Labor Department Asks Employers For Input On Revising Overtime Rules

Editor’s note: The DOL rule raising  the minimum pay threshold to $913 a week to determine who had to be paid overtime was to have taken effect December 1, 2016. However, 21 states and a number of business organizations sued to stop the rule. A federal judge in Texas issued a temporary injunction, which the government appealed to the 5th Circuit, where the case is currently pending.

∼∼∼∼

Today, the U.S. Department of Labor will publish its anticipated Request for Information on the White-Collar Overtime Exemption in the Federal Register. The RFI will give the regulated community 60 days to provide its comments in response.

The RFI seeks input on a wide variety of topics, many of which involve issues that have been raised since the Department published its final rule increasing the salary threshold (for determining what workers must be paid overtime) over a year ago. With the salary level on hold, the Department has the opportunity to revisit the level – or at least to take the temperature of the regulated community.

The issues on which the Department seeks comment are:

  • Should the 2004 salary test be updated based on inflation? If so, which measure of inflation?
  • Would duties test changes be necessary if the increase was based on inflation?
  • Should there be multiple salary levels in the regulations? Would differences in salary level based on employer size or locality be useful and/or viable?
  • Should the Department return to its pre-2004 standard of having different salary levels based on whether the exemption asserted was the executive/administrative vs. the professional?
  • Is the appropriate salary level based on the pre-2004 short test, the pre-2004 long test, or something different? Regardless of answer, would changes to the duties test be necessary to properly “line up” the exemption with the salary level?
  • Was the salary level set in 2016 so high as to effectively supplant the duties test? At what level does that happen?
  • What was the impact of the 2016 rule? Did employers make changes in anticipation of the rule? Were there salary increases, hourly rate changes, reductions in schedule, changes in policy?  Did the injunction change that? Did employers revert back when the injunction was issued?
  • Would a duties-only test be preferable to the current model?
  • Were there specific industries/positions impacted? Which ones?
  • What about the 2016 provision that would permit up to 10% of the salary level to be satisfied with bonuses? Should the Department keep that? Is 10% the right amount?
  • Should the highly compensated employee exemption salary level be indexed/how? Should it differ based on locality/employer size?
  • Should the salary levels be automatically updated? If so, how?

Of course, the value of these responses ultimately is dependent on the Fifth Circuit’s decision on whether the salary test is permissible to begin with. Should the Fifth Circuit rule in the Department’s favor on that issue, the RFI responses will provide the Department with the information it needs to proceed on a new rulemaking adjusting the salary level — assuming the employer community responds.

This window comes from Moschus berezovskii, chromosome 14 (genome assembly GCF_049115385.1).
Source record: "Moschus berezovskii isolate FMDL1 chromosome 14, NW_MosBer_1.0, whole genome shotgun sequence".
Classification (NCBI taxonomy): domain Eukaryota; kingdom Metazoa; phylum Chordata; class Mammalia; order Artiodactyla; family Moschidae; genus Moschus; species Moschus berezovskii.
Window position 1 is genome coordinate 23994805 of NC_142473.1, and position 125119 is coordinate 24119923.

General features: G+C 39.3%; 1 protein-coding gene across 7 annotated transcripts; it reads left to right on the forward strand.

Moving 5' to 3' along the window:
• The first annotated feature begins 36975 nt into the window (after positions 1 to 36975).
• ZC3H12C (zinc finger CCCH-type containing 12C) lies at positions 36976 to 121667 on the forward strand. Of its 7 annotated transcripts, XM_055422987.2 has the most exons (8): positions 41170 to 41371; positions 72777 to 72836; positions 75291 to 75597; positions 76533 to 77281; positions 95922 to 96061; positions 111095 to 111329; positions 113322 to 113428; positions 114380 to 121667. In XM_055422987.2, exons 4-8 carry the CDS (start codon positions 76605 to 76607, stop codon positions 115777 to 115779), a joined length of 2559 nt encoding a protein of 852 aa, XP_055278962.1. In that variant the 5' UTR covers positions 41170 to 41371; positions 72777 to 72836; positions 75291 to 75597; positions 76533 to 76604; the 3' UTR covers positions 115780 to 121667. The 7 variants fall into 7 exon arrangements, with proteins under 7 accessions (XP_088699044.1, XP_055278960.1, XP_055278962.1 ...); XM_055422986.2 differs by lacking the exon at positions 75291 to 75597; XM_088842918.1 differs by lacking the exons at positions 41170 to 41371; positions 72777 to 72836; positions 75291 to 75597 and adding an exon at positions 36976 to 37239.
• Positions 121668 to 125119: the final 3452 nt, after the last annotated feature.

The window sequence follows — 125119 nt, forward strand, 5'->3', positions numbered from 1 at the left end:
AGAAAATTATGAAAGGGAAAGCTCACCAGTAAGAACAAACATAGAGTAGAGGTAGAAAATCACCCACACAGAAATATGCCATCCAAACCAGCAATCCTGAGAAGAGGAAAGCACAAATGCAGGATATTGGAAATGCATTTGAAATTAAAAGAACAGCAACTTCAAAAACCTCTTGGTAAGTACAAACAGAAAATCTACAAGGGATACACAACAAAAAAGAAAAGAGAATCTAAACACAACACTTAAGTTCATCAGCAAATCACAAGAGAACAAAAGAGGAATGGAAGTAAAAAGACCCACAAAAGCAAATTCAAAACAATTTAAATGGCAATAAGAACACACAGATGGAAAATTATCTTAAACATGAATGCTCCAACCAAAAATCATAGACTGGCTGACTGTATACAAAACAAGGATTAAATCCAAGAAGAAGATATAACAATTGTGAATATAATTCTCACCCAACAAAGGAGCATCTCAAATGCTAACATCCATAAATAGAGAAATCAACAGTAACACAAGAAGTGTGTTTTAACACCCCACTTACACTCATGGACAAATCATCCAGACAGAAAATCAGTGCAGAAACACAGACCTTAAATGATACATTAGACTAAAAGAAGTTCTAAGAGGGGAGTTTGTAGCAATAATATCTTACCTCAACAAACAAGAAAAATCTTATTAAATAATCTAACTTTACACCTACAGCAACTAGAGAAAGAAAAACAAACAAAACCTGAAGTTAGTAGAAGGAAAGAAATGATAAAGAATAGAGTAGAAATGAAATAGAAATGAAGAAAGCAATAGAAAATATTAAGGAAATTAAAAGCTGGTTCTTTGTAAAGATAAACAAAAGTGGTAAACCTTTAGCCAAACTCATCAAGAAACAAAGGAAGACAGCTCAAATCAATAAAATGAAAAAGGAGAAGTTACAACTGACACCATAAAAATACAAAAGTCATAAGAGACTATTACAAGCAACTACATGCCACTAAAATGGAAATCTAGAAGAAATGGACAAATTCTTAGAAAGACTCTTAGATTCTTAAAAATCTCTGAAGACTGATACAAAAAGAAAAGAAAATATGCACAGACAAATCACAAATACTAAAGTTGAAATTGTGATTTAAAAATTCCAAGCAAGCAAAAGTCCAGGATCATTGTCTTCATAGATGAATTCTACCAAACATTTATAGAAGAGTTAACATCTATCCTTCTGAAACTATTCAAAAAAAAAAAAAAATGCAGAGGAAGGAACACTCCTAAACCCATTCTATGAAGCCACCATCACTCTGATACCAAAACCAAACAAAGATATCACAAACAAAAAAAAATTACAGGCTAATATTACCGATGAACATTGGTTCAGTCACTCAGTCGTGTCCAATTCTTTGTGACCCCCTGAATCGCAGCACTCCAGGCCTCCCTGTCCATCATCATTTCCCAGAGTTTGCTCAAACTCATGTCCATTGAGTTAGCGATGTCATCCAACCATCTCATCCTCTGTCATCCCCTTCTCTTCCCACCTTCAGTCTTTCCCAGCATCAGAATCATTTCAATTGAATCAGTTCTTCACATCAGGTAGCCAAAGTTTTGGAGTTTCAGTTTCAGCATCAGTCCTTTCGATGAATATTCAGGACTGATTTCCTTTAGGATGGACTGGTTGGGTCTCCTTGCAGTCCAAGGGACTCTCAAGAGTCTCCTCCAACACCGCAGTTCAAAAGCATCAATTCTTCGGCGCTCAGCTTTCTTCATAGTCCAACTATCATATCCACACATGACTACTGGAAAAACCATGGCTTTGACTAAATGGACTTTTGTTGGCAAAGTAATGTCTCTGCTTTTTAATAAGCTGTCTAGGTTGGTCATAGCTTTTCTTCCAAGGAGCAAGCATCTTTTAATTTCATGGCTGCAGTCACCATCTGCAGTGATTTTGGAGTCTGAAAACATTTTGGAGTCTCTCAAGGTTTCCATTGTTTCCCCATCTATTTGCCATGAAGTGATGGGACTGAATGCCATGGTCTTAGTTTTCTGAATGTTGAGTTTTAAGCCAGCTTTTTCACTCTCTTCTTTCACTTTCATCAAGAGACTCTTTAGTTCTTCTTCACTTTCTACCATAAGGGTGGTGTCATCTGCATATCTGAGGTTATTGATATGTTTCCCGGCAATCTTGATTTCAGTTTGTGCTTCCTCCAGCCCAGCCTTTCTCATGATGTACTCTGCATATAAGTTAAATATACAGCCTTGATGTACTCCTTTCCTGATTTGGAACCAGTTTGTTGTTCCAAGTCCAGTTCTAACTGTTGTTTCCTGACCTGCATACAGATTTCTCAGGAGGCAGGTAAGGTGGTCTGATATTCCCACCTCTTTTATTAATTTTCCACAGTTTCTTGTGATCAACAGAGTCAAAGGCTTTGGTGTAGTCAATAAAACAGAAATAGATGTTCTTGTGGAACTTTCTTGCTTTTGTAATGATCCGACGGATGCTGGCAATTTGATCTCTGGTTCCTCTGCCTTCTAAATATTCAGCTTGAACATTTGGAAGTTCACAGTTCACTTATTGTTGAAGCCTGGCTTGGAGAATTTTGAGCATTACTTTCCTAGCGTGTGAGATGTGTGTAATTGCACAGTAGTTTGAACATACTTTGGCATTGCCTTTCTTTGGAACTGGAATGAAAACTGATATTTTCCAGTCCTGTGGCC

For additional information on how to respond to the RFI, please contact OTRuleHelp@seyfarth.com or Alex Passantino at apassantino@seyfarth.com.

Article Continues Below

This was originally published on Seyfarth Shaw’s Wage & Hour Litigation Blog

Alex Passantino

Alex Passantino is a partner with the Seyfarth Shaw law firm. He is a member of and the D.C. office leader for the firm’s Wage and Hour Litigation Practice Group.

Mr. Passantino is the former Acting Administrator of the U.S. Department of Labor’s Wage and Hour Division. He focuses his practice on all aspects of wage and hour law, including advising employers on federal and state wage and hour compliance issues, auditing payroll and employee classification practices, representing employers before the U.S. Department of Labor, and defending class and collective action litigation.

Mr. Passantino is active in the hospitality, construction, retail, financial services, and energy industries, and regularly assists trade associations and individual employers in those industries with public policy, legislative, regulatory, and administrative issues.  He has testified before a number of congressional committees, including the House Committee on Education and Workforce and the House Committee on Oversight and Government Reform.  He is a frequent speaker on wage and hour issues, at conferences, webinars, and client-specific training sessions.

Prior to joining the firm, Mr. Passantino served as the Deputy and Acting Administrator of the U.S. Department of Labor, Wage and Hour Division (WHD) from 2006 until 2009.  In this role, he led the WHD in its interpretation and enforcement of the FLSA, the FMLA, the Davis-Bacon Act, the Service Contract Act, and numerous other federal statutes. Nominated by the President, Mr. Passantino was responsible for enforcement policy, field operations, strategic planning, budgeting, media relations, legislation, regulations, opinion letters, compliance assistance, and personnel matters.